JIS News

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  • Jamaica’s first Beach Safety and Security Watch was launched on June 19 at the Greenwich Farm Fishing Village, in Kingston.
  • Speaking at the launch, held at the fishing village, Acting Assistant Commissioner of Police, Terrence Bent, said that Jamaica’s beaches and fishing villages have moved away from fishing and leisure activities, and this has presented many challenges.
  • “I am very happy that we have an initiative that will see the police and the community working together. In the watch, it will not be the police imposing themselves on you, as you will also be a part of the decision-making process,” he told the fisherfolk.

Jamaica’s first Beach Safety and Security Watch was launched on June 19 at the Greenwich Farm Fishing Village, in Kingston.

The watch is a subset of the Neighbourhood Watch Programme, which is driven by the Community Safety and Security Branch (CSSB). It involves the local police, fisherfolk and other stakeholders working in partnership for the safety and security of users and occupants of the beach.

Speaking at the launch, held at the fishing village, Acting Assistant Commissioner of Police, Terrence Bent, said that Jamaica’s beaches and fishing villages have moved away from fishing and leisure activities, and this has presented many challenges.

“These challenges have confronted the Jamaican public in several ways. Every year the JCF recovers many illegal firearms on the street, which are involved in over 70 per cent of the murders in the country. We have come to accept that a large number of these firearms come to our country off the coastline and in some cases our fishing villages,” he said.

Mr. Bent pointed out that there is a strong trade in drugs and firearms within the Caribbean and “many unscrupulous persons take the welcoming and kind nature of a fisherman to advance these illegal activities”.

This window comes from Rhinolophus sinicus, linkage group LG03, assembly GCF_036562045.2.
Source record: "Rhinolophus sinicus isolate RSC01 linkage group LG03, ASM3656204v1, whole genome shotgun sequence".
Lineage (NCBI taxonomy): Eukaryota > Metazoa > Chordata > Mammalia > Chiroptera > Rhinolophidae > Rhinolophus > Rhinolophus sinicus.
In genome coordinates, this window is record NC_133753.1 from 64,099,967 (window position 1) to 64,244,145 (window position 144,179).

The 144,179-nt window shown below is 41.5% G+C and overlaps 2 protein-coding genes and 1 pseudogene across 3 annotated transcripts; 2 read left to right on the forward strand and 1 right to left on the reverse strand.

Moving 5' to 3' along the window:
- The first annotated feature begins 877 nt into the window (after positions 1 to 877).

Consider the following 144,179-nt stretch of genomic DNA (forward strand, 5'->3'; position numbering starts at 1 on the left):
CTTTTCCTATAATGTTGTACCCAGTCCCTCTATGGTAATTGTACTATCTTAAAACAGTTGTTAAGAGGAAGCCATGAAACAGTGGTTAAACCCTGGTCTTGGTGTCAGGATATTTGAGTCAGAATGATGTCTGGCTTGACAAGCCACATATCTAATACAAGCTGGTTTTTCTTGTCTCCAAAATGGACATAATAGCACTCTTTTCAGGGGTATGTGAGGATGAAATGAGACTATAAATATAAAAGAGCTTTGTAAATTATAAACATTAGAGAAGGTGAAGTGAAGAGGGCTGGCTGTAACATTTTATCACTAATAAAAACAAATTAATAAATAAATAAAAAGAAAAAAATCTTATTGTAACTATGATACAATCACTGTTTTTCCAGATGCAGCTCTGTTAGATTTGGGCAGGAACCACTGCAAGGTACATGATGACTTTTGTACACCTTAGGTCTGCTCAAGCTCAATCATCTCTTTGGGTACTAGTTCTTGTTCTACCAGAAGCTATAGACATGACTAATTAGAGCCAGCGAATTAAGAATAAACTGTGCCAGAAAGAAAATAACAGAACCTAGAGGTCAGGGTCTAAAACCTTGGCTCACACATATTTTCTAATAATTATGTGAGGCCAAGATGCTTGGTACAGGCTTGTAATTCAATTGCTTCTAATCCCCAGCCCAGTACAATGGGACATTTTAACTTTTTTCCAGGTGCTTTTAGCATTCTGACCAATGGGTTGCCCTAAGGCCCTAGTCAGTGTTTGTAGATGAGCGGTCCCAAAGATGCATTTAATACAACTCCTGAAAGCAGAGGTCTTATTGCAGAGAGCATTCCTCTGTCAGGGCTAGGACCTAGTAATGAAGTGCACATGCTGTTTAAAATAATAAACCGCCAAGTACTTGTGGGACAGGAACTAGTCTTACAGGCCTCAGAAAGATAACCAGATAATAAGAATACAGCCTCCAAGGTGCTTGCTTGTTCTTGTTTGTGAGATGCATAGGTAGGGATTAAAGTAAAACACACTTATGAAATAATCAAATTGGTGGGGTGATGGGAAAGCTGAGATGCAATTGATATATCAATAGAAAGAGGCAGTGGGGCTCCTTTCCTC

He also noted the presence of violence on beaches and in the fishing villages, and the watch should help to reduce such cases.

“I am very happy that we have an initiative that will see the police and the community working together. In the watch, it will not be the police imposing themselves on you, as you will also be a part of the decision-making process,” he told the fisherfolk.

Meanwhile, Inspector with responsibility for the Beach Safety and Security Watch Programme, Marilyn Benjamin, extended an invitation to all fisherfolk in the beach village to partner for safety, prevention of health hazards, crime and the preservation of the environment.

“The decision to start a beach watch came from the fisherfolk. A member of the Jamaica Constabulary Force (JCF) will be the liaison, and in addition the local police will attend meetings and share information on how to deal with issues faced by fisherfolk. We look forward to working with you,” Inspector Benjamin said.

For his part, Head of the Community Safety and Security Branch, Assistant Commissioner of Police, Bishop Dr. Gary Welsh, commended the fisherfolk for taking the initiative in the launch and pledged the support of the Branch.

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